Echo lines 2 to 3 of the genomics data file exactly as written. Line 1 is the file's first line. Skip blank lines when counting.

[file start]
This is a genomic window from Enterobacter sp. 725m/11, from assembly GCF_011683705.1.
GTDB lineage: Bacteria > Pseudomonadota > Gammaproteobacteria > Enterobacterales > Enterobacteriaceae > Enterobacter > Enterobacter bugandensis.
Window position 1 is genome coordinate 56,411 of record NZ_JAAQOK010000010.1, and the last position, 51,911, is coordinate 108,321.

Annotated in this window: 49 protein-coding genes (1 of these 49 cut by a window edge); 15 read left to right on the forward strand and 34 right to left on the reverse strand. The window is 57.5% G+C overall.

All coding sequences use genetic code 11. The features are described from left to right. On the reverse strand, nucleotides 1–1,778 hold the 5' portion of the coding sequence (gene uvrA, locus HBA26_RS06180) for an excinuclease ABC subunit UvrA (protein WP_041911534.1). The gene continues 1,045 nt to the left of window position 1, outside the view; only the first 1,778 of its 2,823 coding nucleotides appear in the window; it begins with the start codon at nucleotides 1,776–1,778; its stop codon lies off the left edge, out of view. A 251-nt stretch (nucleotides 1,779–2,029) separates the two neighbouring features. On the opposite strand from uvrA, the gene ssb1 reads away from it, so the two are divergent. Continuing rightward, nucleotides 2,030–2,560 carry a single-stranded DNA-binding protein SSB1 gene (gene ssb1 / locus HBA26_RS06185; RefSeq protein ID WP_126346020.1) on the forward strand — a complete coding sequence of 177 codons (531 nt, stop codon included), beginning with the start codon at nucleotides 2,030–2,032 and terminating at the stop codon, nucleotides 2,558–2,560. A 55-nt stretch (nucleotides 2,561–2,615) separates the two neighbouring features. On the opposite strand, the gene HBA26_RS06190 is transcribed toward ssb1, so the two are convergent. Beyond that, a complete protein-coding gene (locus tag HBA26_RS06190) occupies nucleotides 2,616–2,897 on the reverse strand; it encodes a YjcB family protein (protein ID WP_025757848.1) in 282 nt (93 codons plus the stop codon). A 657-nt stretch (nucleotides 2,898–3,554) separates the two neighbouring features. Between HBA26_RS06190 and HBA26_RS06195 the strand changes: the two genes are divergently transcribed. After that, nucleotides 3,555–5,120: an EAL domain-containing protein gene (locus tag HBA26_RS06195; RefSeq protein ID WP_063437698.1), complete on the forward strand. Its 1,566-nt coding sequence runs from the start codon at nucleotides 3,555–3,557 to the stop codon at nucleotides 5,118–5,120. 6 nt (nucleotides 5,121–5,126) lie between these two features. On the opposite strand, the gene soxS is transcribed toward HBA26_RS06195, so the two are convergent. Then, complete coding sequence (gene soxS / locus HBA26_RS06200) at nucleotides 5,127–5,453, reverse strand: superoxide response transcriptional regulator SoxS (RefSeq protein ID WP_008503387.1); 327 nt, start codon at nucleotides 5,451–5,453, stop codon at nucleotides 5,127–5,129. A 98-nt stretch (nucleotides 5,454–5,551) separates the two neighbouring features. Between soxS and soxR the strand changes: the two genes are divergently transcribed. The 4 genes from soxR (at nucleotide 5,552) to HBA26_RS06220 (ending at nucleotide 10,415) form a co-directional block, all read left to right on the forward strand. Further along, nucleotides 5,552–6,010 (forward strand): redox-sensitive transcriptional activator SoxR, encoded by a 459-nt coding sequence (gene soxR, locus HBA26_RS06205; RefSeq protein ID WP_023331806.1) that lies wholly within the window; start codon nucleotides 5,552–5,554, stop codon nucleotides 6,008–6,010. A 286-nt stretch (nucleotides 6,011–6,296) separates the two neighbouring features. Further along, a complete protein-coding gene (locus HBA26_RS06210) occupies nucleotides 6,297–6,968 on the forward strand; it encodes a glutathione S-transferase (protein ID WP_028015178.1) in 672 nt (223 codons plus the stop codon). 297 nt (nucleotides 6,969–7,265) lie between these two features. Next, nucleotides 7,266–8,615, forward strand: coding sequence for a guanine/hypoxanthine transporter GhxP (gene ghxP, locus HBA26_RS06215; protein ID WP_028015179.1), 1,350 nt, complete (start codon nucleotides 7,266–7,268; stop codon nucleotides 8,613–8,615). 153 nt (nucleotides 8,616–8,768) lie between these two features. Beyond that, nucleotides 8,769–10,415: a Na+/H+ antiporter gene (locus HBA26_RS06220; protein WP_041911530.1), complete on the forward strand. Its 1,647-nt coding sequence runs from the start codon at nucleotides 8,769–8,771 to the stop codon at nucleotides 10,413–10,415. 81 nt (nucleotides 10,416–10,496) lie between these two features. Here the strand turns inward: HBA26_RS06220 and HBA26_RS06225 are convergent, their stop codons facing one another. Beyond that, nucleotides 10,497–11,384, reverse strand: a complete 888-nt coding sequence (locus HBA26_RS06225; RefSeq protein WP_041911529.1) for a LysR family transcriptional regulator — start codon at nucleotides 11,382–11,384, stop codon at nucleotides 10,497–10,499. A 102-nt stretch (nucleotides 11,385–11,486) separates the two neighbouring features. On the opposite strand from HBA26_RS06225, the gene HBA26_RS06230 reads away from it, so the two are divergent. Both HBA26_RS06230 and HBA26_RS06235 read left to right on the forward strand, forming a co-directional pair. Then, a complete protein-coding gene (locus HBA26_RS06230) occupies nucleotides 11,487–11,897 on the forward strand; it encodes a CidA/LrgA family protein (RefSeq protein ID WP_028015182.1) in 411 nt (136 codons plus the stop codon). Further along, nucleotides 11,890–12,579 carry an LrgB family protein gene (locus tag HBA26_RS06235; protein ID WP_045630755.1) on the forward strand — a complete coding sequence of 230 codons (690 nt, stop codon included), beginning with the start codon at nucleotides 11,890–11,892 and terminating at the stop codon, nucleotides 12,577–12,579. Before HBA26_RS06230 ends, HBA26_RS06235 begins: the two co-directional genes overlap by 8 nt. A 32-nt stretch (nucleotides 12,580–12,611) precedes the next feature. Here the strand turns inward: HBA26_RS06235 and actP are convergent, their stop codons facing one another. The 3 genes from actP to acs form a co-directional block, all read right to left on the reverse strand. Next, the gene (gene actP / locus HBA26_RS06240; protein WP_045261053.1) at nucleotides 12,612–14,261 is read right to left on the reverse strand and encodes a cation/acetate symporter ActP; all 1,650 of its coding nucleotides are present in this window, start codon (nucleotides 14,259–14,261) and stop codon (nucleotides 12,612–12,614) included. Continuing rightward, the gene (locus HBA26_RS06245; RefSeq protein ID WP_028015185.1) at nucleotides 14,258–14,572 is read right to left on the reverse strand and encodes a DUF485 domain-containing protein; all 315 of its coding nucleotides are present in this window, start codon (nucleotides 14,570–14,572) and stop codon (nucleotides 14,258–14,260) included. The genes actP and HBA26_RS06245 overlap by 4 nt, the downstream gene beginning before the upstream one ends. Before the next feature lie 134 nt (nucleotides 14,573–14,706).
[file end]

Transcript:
GTDB lineage: Bacteria > Pseudomonadota > Gammaproteobacteria > Enterobacterales > Enterobacteriaceae > Enterobacter > Enterobacter bugandensis.
Window position 1 is genome coordinate 56,411 of record NZ_JAAQOK010000010.1, and the last position, 51,911, is coordinate 108,321.